ORTHOPAEDIC TECHNOLOGIST

THOMAS GWEHONA

After the second world war in 1945; there was a need to rehabilitate African soldiers injured during the war. The colonial government then started  a centre for assistive devices at Kabete. Artisans were used by colonial experts  to  do  the fabrications.
In 1970:-Formal training for orthopaedic technology was started at Medical Training  College now KMTC Nairobi  with 8 enrolments.

In 1977 an Orthopedic Technology department was started at KakamegaPGH. AlupeOrthopedic dept. was established in 1952 to cater for leprosy cases. However the most formal Workshop was started in 1977 when the first technologists from KMTC were posted.
These services are available at NakuruPGH and Naivasha District hospital which is the most recent department yet to be fully equipped.
Here you will have access to specialized orthopedic technology solutions for persons with disability.

The following services are provided:

  • Assessment
  • Measurements taking
  • Fabrication (custom made)
  • Trial fitting
  • Training on appliance usage
  • Outreach mobile services for persons with disability   supported by partners
  • Participation  in surgical, neurological and orthopedic clinics
  • Handling referral cases from former RVP-done at PGH
  • Attends to Club foot Care for Kenya clients every Monday
  • Training of interns and students on attachment from KMTC

Functional Aids and Appliances;

Appliances are prescribed for five main purposes:
a)   Protection
b)   Lengthening/Compensation
c)   Splintage
d)   Stabilization
e)   Correction.

Among the many appliances provided and made a few are listed below:
Orthotic  –   Neck Collars, Spinal jackets/corsets;Footwear;Insoles;WalkingAids;Cruches
Light weight polyethylene drop foot splints or wrist braces
Prosthesis – Upper and lower limb prosthesis.
There are seven trained technologist and one volunteer offering these services in Nakuru County .

NUTRITION ACTIVITIES- NAKURU-COUNTY
1. Nutrition Sentinel Sites Surveillance carried out on a quarterly basis with the aim of:

—   Determining the prevalence of malnutrition (wasting, stunting and underweight) among children aged 6-59 months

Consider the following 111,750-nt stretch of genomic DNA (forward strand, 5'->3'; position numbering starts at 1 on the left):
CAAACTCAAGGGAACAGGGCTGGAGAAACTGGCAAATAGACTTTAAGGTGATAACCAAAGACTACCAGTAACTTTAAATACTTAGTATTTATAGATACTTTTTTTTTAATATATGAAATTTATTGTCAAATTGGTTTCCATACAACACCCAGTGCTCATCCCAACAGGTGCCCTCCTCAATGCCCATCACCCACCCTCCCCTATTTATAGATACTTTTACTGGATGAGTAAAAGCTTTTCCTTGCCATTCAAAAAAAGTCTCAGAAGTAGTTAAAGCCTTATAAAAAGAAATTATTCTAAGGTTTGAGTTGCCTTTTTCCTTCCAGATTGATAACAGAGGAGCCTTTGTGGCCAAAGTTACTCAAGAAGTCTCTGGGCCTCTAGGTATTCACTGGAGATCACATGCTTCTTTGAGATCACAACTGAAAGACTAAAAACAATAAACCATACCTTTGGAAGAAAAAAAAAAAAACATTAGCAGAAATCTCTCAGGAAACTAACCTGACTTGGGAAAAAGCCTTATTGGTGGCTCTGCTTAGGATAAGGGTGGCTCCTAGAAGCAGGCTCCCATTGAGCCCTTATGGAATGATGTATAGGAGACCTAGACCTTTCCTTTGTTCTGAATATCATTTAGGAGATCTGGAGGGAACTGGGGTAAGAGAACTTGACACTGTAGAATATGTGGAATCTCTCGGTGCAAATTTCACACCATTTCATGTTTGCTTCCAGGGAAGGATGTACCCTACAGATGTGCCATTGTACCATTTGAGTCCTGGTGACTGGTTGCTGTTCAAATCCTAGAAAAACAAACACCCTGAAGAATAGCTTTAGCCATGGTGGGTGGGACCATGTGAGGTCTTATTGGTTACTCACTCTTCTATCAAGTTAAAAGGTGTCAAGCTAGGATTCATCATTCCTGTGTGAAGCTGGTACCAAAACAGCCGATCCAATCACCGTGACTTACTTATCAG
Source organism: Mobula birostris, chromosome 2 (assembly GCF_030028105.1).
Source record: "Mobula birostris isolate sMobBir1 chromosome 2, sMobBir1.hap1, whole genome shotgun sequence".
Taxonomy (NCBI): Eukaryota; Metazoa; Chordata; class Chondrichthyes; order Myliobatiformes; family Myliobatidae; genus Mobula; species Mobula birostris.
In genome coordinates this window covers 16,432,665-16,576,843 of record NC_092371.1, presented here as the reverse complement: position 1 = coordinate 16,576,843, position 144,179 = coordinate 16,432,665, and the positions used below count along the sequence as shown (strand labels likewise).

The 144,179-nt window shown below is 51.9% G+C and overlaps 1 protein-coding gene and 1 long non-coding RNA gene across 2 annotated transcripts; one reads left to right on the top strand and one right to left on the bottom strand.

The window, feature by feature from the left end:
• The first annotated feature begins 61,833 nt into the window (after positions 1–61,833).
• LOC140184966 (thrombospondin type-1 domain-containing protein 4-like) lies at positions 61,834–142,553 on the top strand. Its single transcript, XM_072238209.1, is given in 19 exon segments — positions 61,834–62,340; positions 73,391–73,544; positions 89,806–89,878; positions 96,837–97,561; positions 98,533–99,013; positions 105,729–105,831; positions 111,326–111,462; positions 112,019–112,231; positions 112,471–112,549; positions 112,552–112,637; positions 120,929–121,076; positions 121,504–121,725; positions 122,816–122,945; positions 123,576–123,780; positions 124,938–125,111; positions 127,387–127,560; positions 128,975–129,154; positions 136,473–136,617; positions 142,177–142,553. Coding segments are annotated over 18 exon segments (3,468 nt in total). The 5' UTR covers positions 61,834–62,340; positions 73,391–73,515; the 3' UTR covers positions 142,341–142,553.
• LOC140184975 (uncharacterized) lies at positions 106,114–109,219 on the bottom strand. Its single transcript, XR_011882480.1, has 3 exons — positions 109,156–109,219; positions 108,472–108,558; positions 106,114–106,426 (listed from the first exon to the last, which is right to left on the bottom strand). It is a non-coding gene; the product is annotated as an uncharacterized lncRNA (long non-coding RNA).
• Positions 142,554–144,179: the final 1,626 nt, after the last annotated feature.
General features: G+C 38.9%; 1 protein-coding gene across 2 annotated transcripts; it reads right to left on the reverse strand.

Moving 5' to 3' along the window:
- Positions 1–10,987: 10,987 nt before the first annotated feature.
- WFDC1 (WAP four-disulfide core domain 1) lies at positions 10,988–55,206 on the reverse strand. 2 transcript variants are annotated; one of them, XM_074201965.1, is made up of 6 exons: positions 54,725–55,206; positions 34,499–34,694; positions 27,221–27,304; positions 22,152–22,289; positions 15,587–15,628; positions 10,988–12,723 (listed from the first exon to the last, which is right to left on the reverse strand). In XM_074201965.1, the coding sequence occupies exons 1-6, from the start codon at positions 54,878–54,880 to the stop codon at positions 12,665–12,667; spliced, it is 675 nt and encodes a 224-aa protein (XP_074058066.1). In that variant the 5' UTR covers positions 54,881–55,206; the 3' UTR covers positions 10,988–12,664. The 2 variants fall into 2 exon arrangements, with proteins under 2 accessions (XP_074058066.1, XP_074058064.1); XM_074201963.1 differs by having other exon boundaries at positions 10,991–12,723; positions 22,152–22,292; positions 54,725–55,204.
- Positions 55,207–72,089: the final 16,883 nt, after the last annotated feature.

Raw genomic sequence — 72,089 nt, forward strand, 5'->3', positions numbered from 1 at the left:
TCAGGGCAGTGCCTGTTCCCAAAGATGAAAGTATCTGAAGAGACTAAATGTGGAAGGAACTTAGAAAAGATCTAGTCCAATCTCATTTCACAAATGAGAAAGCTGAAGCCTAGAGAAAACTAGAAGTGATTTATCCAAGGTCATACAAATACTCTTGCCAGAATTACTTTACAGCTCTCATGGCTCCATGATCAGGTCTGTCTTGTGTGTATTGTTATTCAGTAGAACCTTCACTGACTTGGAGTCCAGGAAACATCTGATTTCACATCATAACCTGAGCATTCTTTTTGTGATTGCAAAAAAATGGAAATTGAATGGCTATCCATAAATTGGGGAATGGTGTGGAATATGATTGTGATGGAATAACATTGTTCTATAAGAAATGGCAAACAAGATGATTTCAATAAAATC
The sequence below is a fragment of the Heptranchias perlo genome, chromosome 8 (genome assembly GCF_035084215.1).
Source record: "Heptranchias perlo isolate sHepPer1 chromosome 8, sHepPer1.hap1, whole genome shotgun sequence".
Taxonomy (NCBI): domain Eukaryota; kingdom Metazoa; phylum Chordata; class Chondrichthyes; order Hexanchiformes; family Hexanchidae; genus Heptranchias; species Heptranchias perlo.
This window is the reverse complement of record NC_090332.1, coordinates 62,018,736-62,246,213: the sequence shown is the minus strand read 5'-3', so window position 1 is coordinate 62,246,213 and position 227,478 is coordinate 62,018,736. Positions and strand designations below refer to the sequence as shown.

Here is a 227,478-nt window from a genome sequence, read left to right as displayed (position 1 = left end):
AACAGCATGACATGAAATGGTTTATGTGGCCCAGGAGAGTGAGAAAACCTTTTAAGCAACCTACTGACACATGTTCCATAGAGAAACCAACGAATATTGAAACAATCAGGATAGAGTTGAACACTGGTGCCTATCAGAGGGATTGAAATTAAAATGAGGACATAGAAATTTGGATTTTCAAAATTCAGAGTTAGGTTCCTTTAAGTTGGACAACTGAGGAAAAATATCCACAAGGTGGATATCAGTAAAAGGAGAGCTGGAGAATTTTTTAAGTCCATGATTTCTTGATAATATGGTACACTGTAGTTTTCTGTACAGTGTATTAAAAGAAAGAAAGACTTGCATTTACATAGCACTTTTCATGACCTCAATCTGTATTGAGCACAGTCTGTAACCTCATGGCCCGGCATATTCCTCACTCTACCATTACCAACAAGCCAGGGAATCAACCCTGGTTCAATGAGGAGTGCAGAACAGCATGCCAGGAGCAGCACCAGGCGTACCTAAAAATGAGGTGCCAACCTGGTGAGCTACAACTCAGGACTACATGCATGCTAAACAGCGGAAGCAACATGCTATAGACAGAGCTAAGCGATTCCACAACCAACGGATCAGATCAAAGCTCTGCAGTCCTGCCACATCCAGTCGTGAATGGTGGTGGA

—  Providing timely and appropriate information on nutritional status of the population surveyed so as to provide decision-makers with information to targeting the vulnerable population with appropriate interventions.

—  To identify children for enrolment in the supplementary feeding program

—  Community health workers are trained to take anthropometric measurements, identify and refer malnourished children as well as offer nutrition education and counselling.

2. Community nutrition advocacy in areas considered to be hotspots for malnutrition. The aim of these activities is:

  • To improve the nutritional status of the population particularly young children and women of reproductive age.
  • To assist the communities understand their nutritional problems and take appropriate action to address those problems.
  • To promote the use of locally available foods to provide an adequate diet for the family.

3. Integrated community outreach services to hard to reach, vulnerable communities. During these outreach activities the nutritionist is involved in community growth monitoring and promotion, identification of children with malnutrition, nutrition education and counselling as well as offering nutrition support.

4. Capacity building of health care providers including CHWs on nutrition issues including:

  • Maternal Infant and Young Child Nutrition
  • IMAM/ICCM
  • Nutrition and HIV
  • Nutrition and NCDs

5. Supervision and mentorship on a quarterly basis.

6.Taking part in health days such as-World breast feeding week, mother child-health weeks (malezi bora)T.B day, diabetes day, nutrition and food day among others.

Community Nutrition Advocacy session
A Community Health Worker taking MUAC measurements during a nutrition surveillance exercise